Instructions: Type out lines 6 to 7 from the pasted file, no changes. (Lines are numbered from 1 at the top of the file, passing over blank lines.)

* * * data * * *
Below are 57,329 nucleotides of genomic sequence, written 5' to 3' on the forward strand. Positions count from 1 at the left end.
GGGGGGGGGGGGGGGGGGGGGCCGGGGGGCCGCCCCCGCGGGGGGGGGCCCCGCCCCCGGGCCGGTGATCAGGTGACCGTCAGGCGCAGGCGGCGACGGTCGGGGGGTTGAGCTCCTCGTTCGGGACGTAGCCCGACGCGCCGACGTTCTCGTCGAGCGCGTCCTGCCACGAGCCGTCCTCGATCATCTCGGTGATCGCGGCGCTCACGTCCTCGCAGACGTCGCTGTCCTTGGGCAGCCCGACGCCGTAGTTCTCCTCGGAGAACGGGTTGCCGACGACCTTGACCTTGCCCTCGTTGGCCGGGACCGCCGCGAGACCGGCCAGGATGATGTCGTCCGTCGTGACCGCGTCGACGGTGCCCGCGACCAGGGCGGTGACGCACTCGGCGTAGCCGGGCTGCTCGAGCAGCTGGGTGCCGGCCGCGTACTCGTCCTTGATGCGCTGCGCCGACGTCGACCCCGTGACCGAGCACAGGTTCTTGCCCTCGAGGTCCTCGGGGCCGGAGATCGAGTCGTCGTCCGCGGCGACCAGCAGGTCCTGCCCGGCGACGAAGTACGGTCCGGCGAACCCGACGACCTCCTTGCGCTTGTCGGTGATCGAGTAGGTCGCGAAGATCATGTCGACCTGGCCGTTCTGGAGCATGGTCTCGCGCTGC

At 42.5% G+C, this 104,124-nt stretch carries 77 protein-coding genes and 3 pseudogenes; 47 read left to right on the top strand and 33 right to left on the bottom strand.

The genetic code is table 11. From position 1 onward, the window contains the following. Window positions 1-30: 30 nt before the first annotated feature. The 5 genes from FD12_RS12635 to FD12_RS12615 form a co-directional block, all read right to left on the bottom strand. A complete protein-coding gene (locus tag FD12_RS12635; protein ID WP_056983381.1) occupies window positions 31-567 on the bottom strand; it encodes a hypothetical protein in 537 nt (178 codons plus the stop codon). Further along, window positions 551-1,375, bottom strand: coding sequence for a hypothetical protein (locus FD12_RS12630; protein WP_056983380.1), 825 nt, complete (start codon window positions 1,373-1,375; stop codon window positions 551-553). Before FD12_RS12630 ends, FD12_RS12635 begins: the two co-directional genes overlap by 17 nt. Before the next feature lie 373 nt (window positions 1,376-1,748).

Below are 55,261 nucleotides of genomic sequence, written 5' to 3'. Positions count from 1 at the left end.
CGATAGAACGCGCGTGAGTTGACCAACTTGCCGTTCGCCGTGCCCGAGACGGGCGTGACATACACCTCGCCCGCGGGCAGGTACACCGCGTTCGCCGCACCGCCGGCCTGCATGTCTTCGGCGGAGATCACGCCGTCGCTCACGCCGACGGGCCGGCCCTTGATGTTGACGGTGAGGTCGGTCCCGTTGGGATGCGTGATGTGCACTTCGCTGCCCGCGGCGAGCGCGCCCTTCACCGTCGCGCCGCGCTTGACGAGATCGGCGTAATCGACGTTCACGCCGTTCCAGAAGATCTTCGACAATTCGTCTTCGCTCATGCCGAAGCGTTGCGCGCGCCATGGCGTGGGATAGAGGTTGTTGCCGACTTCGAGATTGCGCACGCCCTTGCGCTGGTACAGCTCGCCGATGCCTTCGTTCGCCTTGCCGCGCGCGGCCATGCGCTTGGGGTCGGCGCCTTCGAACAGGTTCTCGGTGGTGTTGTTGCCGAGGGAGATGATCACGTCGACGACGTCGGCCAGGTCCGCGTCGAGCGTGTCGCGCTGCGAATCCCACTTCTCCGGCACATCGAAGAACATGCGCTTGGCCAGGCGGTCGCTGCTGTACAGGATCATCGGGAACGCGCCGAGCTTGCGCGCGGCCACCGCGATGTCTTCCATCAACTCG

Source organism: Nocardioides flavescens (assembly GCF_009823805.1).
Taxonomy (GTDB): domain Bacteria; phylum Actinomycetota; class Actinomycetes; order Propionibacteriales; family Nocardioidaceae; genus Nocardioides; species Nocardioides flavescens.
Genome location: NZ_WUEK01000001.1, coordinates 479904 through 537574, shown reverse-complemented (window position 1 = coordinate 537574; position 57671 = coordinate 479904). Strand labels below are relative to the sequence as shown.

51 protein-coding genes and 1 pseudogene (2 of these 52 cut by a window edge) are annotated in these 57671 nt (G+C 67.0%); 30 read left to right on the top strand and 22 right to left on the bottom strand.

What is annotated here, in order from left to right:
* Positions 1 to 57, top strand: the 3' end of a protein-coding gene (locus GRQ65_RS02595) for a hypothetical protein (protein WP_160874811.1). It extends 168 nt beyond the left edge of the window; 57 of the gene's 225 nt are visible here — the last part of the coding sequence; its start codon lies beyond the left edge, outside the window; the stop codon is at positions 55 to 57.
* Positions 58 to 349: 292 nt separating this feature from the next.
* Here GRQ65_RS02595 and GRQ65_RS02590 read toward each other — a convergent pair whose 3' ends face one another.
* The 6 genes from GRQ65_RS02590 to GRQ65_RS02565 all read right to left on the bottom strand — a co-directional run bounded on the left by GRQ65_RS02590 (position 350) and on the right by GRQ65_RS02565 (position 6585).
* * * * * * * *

CGATAGAACGCGCGTGAGTTGACCAACTTGCCGTTCGCCGTGCCCGAGACGGGCGTGACATACACCTCGCCCGCGGGCAGGTACACCGCGTTCGCCGCACCGCCGGCCTGCATGTCTTCGGCGGAGATCACGCCGTCGCTCACGCCGACGGGCCGGCCCTTGATGTTGACGGTGAGGTCGGTCCCGTTGGGATGCGTGATGTGCACTTCGCTGCCCGCGGCGAGCGCGCCCTTCACCGTCGCGCCGCGCTTGACGAGATCGGCGTAATCGACGTTCACGCCGTTCCAGAAGATCTTCGACAATTCGTCTTCGCTCATGCCGAAGCGTTGCGCGCGCCATGGCGTGGGATAGAGGTTGTTGCCGACTTCGAGATTGCGCACGCCCTTGCGCTGGTACAGCTCGCCGATGCCTTCGTTCGCCTTGCCGCGCGCGGCCATGCGCTTGGGGTCGGCGCCTTCGAACAGGTTCTCGGTGGTGTTGTTGCCGAGGGAGATGATCACGTCGACGACGTCGGCCAGGTCCGCGTCGAGCGTGTCGCGCTGCGAATCCCACTTCTCCGGCACATCGAAGAACATGCGCTTGGCCAGGCGGTCGCTGCTGTACAGGATCATCGGGAACGCGCCGAGCTTGCGCGCGGCCACCGCGATGTCTTCCATCAACTCG

Source organism: Nocardioides flavescens (assembly GCF_009823805.1).